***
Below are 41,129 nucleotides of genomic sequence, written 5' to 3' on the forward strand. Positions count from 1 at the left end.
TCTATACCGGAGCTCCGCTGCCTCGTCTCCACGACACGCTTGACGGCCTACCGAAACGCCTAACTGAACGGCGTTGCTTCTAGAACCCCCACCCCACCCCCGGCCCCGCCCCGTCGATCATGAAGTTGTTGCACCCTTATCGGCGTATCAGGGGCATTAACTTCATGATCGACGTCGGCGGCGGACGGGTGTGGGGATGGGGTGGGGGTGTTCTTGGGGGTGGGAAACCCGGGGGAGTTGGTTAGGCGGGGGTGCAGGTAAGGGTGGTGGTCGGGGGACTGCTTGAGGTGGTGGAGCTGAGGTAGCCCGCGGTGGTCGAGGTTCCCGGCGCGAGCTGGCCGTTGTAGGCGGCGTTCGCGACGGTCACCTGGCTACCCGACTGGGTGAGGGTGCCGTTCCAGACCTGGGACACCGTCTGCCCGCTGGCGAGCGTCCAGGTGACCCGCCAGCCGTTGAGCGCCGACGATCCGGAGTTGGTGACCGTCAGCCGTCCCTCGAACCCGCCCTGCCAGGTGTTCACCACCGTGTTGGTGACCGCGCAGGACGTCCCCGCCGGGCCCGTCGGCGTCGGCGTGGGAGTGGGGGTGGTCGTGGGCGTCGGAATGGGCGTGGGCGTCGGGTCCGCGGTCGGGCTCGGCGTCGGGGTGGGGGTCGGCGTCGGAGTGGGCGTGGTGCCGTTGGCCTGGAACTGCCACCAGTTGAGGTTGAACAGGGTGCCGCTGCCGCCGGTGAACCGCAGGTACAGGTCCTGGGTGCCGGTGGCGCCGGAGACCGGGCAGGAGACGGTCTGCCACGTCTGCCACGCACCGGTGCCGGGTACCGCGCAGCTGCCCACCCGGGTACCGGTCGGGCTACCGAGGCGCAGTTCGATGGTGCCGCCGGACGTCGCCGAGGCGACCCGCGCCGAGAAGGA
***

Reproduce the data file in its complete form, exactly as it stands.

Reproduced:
Below are 41,129 nucleotides of genomic sequence, written 5' to 3' on the forward strand. Positions count from 1 at the left end.
TCTATACCGGAGCTCCGCTGCCTCGTCTCCACGACACGCTTGACGGCCTACCGAAACGCCTAACTGAACGGCGTTGCTTCTAGAACCCCCACCCCACCCCCGGCCCCGCCCCGTCGATCATGAAGTTGTTGCACCCTTATCGGCGTATCAGGGGCATTAACTTCATGATCGACGTCGGCGGCGGACGGGTGTGGGGATGGGGTGGGGGTGTTCTTGGGGGTGGGAAACCCGGGGGAGTTGGTTAGGCGGGGGTGCAGGTAAGGGTGGTGGTCGGGGGACTGCTTGAGGTGGTGGAGCTGAGGTAGCCCGCGGTGGTCGAGGTTCCCGGCGCGAGCTGGCCGTTGTAGGCGGCGTTCGCGACGGTCACCTGGCTACCCGACTGGGTGAGGGTGCCGTTCCAGACCTGGGACACCGTCTGCCCGCTGGCGAGCGTCCAGGTGACCCGCCAGCCGTTGAGCGCCGACGATCCGGAGTTGGTGACCGTCAGCCGTCCCTCGAACCCGCCCTGCCAGGTGTTCACCACCGTGTTGGTGACCGCGCAGGACGTCCCCGCCGGGCCCGTCGGCGTCGGCGTGGGAGTGGGGGTGGTCGTGGGCGTCGGAATGGGCGTGGGCGTCGGGTCCGCGGTCGGGCTCGGCGTCGGGGTGGGGGTCGGCGTCGGAGTGGGCGTGGTGCCGTTGGCCTGGAACTGCCACCAGTTGAGGTTGAACAGGGTGCCGCTGCCGCCGGTGAACCGCAGGTACAGGTCCTGGGTGCCGGTGGCGCCGGAGACCGGGCAGGAGACGGTCTGCCACGTCTGCCACGCACCGGTGCCGGGTACCGCGCAGCTGCCCACCCGGGTACCGGTCGGGCTACCGAGGCGCAGTTCGATGGTGCCGCCGGACGTCGCCGAGGCGACCCGCGCCGAGAAGGA